Search ×

Arctic Report Card: Update for 2020

The sustained transformation to a warmer, less frozen and biologically changed Arctic remains clear

Archive of previous Arctic Report Cards >

2020 Arctic Report Card Home >


15-Year Retrospective Analysis on AON

The Observational Foundation of the Arctic Report Card - a 15-Year Retrospective Analysis on the Arctic Observing Network (AON) and Insights for the Future System

Vital Signs

Other Indicators


More Information

Arctic Essays

Sea Surface Temperature

M. -L. Timmermans1 and Z. Labe2

1Yale University, New Haven, CT, USA
2Colorado State University, Fort Collins, CO, USA


  • August mean sea surface temperatures (SSTs) in 2020 were ~1-3°C warmer than the 1982-2010 August mean over most of the Arctic Ocean.
  • August mean SSTs show statistically significant warming trends for 1982-2020 in most regions of the Arctic Ocean that are ice-free in August.
  • August mean SSTs in 2020 were exceptionally warm in parts of the Kara and Laptev Seas, up to ~5°C warmer than 1982-2010 August mean values, associated with early seasonal ice loss in these regions and anomalously warm surface air temperatures over northern Eurasia.


Summer sea surface temperatures (SST) in the Arctic Ocean are driven mainly by the amount of incoming solar radiation absorbed by the sea surface. Solar warming of the Arctic surface ocean is influenced by the distribution of sea ice (with greater warming occurring in ice-free regions), cloud cover, ocean optical properties, and upper-ocean stratification. Discharge of warm Arctic river waters can provide an additional source of heat to the surface marginal seas. In the Barents and Chukchi Seas, there is also a contribution to ocean heat by the advection of warm water from the North Atlantic and North Pacific Oceans, respectively. Arctic SSTs are an essential indicator of the role of the ice-albedo feedback mechanism in any given summer melt season. As the area of sea ice cover decreases (see essay Sea Ice), more incoming solar radiation is absorbed by the ocean and, in turn, the warmer ocean melts more sea ice. In addition, warmer SSTs are associated with delayed autumn freeze-up and increased ocean heat storage throughout the year. Marine ecosystems are influenced by SST, which affects the timing and development of primary and secondary production cycles, as well as available habitat for upper trophic and temperature-sensitive species. Finally, with respect to carbon cycling, warmer SSTs increase the surface-ocean partial pressure of CO2 (pCO2), which reduces the air-ocean pCO2 gradient and therefore the ocean uptake of CO2 from the atmosphere. A study published this year indicates that increased SSTs in recent years may have reduced air-ocean exchange of CO2 by as much as 50% (DeGrandpre et al. 2020).

SST data presented in this section are a blend of in situ and satellite measurements from December 1981 to present, taken from the monthly mean NOAA Optimum Interpolation (OI) SST Version 2 product (OISSTv2) (Reynolds et al. 2002, 2007). Compared to purely in situ temperature measurements, the OISSTv2 product explains about 80% of the variance, with an overall cold bias via its tendency to underestimate SST by 0.02°C (Stroh et al. 2015). The OISSTv2 product uses a linear relationship with sea ice concentration to infer SST, with SST constrained to -1.8°C (the freezing point of seawater with a salinity of 33 g kg-1 at the sea surface) where ice concentration is 100% (Reynolds et al. 2007). Variations in freezing temperature as a result of variations in sea surface salinity (not accounted for in the algorithm) imply that OISSTv2 SSTs under sea ice can be too cool by up to 0.2°C, with the highest errors in the fresher surface waters of the Canada Basin. August mean SSTs provide the most appropriate representation of Arctic Ocean summer SSTs because they are not affected by the cooling and subsequent sea ice growth that typically takes place in the latter half of September. The period 1982-2010 is used as a climatological reference.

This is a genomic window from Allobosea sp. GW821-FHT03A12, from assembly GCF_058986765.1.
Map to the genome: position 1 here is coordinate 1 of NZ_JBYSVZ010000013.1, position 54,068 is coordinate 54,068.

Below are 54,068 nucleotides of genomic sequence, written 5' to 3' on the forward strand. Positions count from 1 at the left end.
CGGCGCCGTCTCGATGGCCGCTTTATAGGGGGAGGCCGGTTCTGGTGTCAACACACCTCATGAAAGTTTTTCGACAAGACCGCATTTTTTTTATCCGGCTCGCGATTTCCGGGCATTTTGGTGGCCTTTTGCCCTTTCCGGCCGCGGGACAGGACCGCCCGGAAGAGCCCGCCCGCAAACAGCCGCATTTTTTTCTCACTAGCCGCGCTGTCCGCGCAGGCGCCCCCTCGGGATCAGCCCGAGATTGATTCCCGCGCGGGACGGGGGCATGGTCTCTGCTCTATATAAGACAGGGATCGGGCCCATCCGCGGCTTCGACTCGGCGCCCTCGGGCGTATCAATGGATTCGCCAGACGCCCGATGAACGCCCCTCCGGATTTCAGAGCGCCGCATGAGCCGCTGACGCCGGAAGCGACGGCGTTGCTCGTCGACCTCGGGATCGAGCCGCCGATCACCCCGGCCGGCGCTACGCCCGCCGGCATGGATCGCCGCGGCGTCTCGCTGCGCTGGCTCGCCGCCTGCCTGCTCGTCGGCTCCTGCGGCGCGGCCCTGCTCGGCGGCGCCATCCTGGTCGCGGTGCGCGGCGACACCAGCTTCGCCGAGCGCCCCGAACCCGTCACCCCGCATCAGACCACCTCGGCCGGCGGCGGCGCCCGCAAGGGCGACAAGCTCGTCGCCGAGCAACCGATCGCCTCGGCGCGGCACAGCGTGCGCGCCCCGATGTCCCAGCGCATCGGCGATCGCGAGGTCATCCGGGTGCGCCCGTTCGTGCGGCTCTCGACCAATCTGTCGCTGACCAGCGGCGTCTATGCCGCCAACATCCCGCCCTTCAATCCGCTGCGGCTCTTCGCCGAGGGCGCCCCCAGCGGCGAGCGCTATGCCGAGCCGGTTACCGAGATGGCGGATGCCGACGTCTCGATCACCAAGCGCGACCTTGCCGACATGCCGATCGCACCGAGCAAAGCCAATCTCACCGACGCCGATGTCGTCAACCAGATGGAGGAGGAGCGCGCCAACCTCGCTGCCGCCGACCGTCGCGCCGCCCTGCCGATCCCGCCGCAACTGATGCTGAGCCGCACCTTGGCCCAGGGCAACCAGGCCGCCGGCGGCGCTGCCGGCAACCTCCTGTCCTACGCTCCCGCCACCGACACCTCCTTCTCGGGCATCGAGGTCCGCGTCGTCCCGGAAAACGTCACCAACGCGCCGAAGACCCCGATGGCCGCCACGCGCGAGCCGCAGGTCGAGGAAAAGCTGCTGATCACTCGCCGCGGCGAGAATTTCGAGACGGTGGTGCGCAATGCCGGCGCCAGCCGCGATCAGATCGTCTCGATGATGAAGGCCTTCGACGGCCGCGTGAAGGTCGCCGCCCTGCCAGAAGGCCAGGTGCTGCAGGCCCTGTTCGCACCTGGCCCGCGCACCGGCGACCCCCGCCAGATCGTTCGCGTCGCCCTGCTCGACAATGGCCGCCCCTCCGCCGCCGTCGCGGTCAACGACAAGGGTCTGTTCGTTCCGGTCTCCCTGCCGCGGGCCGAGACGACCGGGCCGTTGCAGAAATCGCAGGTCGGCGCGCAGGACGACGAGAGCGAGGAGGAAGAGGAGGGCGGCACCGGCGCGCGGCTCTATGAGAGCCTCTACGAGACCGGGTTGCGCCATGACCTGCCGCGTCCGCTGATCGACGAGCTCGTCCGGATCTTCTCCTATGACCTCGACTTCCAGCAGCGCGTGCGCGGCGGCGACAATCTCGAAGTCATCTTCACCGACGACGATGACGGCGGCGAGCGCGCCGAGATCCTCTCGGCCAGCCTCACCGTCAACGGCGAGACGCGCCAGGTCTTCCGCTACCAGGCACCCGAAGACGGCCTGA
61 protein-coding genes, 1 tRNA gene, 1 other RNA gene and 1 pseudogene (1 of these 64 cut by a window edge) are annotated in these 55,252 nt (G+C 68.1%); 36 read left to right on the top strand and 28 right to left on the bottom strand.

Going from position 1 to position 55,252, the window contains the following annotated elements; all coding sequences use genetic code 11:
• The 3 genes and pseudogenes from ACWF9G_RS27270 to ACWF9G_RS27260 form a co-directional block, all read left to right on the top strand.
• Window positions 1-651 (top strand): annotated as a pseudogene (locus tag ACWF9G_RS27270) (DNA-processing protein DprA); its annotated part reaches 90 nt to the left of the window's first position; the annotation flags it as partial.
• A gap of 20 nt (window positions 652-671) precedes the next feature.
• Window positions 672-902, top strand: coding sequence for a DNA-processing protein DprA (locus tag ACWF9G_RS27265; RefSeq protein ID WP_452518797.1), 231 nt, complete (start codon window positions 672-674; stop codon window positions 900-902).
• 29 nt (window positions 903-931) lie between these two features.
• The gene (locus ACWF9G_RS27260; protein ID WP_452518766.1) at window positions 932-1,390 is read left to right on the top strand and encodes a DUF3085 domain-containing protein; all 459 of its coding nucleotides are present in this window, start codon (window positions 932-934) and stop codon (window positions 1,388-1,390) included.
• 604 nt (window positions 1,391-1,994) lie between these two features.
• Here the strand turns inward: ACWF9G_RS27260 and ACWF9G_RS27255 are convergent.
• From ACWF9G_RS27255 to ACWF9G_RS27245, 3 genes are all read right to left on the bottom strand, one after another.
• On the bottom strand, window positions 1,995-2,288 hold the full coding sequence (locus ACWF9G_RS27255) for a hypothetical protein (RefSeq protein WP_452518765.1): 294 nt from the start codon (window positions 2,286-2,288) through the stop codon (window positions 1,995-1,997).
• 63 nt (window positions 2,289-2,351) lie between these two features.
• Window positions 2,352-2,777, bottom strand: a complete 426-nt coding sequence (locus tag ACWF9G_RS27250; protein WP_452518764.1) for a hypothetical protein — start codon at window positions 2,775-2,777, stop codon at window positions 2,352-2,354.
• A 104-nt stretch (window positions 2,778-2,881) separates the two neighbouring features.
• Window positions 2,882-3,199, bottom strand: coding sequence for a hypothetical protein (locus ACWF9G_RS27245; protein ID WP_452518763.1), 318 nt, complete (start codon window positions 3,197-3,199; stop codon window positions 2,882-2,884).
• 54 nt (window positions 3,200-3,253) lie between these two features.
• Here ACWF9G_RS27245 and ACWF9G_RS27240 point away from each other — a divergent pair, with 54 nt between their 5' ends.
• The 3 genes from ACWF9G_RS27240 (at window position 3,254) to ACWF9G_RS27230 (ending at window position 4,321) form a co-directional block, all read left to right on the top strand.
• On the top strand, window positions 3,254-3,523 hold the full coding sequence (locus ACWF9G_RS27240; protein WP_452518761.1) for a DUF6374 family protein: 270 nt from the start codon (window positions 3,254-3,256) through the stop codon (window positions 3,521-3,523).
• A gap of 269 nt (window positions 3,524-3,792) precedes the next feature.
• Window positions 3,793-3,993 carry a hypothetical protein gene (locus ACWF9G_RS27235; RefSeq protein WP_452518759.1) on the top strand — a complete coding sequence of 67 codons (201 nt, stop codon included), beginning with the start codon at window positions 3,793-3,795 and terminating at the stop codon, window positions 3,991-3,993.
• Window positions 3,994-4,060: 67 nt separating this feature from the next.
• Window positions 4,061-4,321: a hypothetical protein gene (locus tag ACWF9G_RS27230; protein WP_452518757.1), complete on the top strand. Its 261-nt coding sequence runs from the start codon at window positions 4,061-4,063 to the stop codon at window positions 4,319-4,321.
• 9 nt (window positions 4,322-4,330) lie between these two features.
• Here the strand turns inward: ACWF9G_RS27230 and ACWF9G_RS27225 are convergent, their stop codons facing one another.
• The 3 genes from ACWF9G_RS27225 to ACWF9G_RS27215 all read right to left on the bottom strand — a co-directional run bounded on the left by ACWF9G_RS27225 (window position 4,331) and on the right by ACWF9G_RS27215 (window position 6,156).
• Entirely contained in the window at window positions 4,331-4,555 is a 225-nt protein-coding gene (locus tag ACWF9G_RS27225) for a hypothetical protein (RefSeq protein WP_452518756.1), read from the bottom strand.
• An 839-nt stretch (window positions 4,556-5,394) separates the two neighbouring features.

August 2020 mean SSTs ranged from 7 to 10°C in the southern Chukchi and Barents Seas to approximately 1 to 3°C in the interior Arctic Ocean marginal seas that are ice-free in August (Fig. 1a). SSTs in August 2020 were consistent with sustained mean August SST warming trends from 1982 to 2020 over much of the Arctic Ocean, with statistically significant (at the 95% confidence interval) linear warming trends of up to +1°C per decade (Fig. 1b); mean August SSTs for the entire Arctic (the Arctic Ocean and marginal seas north of 67° N) exhibit a linear warming trend of 0.03 ± 0.01°C yr-1. The cooling trend in mean August SSTs in the northern Barents Sea region remains a notable exception (see Timmermans et al. 2020).

Maps of sea surface temperatures
Fig. 1. (a) Mean SST (°C) in August 2020. White shading is the August 2020 mean sea ice extent, and black contours indicate the 10°C SST isotherm. (b) Linear SST trend (°C yr−1) for August of each year from 1982 to 2020. The trend is only shown for values that are statistically significant at the 95% confidence interval; the region is grey otherwise. The yellow line indicates the median ice edge for August 1982-2010. White shading is the August 2020 mean sea ice extent. (Sources: SST data are from the NOAA OISSTv2; sea ice extent and ice-edge data are from NOAA/NSIDC Climate Data Record of Passive Microwave Sea Ice Concentration, Version 3; Peng et al. 2013; Meier et al. 2017.)

Long-term trends